June 2015
Volume 56, Issue 7
Free
ARVO Annual Meeting Abstract  |   June 2015
Identification and characterization of human tear film glycoproteins
Author Affiliations & Notes
  • Carsten Schmelter
    Department of Ophthalmology, University Medical Center Mainz, Experimental Ophthalmology, Mainz, Germany
  • Natarajan Perumal
    Department of Ophthalmology, University Medical Center Mainz, Experimental Ophthalmology, Mainz, Germany
  • Sebastian Funke
    Department of Ophthalmology, University Medical Center Mainz, Experimental Ophthalmology, Mainz, Germany
  • Norbert Pfeiffer
    Department of Ophthalmology, University Medical Center Mainz, Experimental Ophthalmology, Mainz, Germany
  • Franz H Grus
    Department of Ophthalmology, University Medical Center Mainz, Experimental Ophthalmology, Mainz, Germany
  • Footnotes
    Commercial Relationships Carsten Schmelter, None; Natarajan Perumal, None; Sebastian Funke, None; Norbert Pfeiffer, None; Franz Grus, None
  • Footnotes
    Support None
Investigative Ophthalmology & Visual Science June 2015, Vol.56, 2489. doi:
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      Carsten Schmelter, Natarajan Perumal, Sebastian Funke, Norbert Pfeiffer, Franz H Grus; Identification and characterization of human tear film glycoproteins. Invest. Ophthalmol. Vis. Sci. 2015;56(7 ):2489.

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      © ARVO (1962-2015); The Authors (2016-present)

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Abstract

Purpose: The glycosylation patterns of tear film proteins have a major influence on their structure and stability resulting in changes to various protein properties like signaling or regulatory functions. Up to date, tear proteomic glycosylation studies are rare and limited on single or function-related proteins. Therefore, the main objective of this study was to give a comprehensive overview about the glycosylation pattern of the human tear proteome by use of a mass spectrometric platform.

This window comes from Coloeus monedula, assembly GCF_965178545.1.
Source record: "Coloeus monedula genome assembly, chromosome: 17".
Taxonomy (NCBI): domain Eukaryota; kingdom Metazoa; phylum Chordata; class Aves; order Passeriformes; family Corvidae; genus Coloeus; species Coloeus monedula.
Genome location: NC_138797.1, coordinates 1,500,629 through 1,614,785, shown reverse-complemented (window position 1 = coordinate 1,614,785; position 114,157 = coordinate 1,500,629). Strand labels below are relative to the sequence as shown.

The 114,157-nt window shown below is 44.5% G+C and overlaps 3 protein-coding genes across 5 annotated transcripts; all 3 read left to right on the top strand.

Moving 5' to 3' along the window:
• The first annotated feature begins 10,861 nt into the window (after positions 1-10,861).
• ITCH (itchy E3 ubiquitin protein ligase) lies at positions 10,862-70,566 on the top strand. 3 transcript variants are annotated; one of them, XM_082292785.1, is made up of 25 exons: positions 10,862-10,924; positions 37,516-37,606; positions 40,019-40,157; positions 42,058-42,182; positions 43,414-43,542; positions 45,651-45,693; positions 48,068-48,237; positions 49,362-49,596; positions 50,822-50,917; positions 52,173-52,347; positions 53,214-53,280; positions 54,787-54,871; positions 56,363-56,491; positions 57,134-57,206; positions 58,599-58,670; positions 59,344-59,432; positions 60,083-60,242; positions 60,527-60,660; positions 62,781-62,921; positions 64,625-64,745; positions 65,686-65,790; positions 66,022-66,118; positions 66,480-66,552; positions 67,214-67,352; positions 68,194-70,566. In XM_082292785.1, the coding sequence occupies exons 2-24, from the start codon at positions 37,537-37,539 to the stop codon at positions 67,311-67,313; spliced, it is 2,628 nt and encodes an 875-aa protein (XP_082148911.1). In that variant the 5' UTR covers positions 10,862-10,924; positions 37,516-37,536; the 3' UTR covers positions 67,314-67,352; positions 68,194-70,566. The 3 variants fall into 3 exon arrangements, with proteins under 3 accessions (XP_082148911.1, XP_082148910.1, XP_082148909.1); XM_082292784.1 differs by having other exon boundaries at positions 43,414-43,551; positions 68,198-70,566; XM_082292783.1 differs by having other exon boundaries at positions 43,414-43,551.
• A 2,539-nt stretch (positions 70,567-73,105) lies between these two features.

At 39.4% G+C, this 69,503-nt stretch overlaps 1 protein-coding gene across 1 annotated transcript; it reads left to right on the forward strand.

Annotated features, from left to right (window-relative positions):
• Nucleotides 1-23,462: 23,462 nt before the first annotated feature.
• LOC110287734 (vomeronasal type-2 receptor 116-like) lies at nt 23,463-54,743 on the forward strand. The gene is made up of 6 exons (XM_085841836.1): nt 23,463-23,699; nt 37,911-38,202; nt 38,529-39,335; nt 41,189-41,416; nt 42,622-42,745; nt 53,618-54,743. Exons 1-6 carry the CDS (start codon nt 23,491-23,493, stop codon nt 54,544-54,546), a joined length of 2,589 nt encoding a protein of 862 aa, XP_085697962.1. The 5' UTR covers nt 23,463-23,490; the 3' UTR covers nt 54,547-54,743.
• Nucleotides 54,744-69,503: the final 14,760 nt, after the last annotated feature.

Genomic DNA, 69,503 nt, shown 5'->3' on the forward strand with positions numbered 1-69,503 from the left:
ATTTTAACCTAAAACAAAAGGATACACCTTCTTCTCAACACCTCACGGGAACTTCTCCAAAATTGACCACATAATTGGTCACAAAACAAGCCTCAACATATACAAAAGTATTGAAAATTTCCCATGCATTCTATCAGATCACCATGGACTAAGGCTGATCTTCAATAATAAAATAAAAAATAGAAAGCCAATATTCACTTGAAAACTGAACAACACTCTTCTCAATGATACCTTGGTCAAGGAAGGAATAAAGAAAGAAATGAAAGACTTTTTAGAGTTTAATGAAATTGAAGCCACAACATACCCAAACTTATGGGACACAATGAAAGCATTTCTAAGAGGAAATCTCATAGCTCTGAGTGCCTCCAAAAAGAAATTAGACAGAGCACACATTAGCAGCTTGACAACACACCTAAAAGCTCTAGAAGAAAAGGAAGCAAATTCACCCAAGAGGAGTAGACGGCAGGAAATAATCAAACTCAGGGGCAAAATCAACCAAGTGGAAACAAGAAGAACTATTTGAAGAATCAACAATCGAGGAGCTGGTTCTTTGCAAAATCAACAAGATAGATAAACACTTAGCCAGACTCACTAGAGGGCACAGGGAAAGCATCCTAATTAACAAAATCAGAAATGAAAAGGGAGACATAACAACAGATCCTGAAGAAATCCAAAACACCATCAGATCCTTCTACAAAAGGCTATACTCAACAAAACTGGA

Methods: Tears were pooled from 8 healthy volunteers (mean age: 28 ± 3). Individual tear samples were collected by capillary technique and Schirmer’s strips. Two-dimensional gel electrophoresis (2-DE) was performed and the gels were stained with two different dyes: Glycoprotein staining kit to detect glycoproteins and Colloidal Blue Staining to visualize the total protein profile. The tear proteome profiles were analyzed by proteomic based liquid chromatography - mass spectrometry (LC-MS) strategies. By the usage of bioinformatic tools based on de novo sequencing, glycoproteins could be revealed and glycosylation sites characterized.

Results: By 2-DE analysis multiple glycosylation sites of human tear proteins were supported. Due to buttom-up LC-MS analysis we could identify up to 30 proteins (false discovery rate < 1%) displaying a complex glycosylation profile. Thereby, it was possible to detect these glycoproteins in tear samples collected independently by two different approaches. By state-of-the-art bioinformatic analyses, several modification sites could be identified. Thus, for instance, it was possible to detect new glycosylation sites of abundant tear proteins like Ig alpha-1 or Ig alpha-2 chains (constant C regions) as well as modification sites of lesser represented proteins like Cadherin-6 or Ras-specific guanine nucleotide-releasing factor 2.

Conclusions: Our results further demonstrate that the human tear film consists of many proteins which show a complex glycosylation pattern. Aberrant glycosylations of proteins are known to be involved in various pathophysiological processes, providing the idea that glycosylation patterns may be of particular interest in biomarker research. Further studies will be needed to explore the complex modification pattern of the human tear proteome and to evaluate their possible role in the formation of eye disorders.

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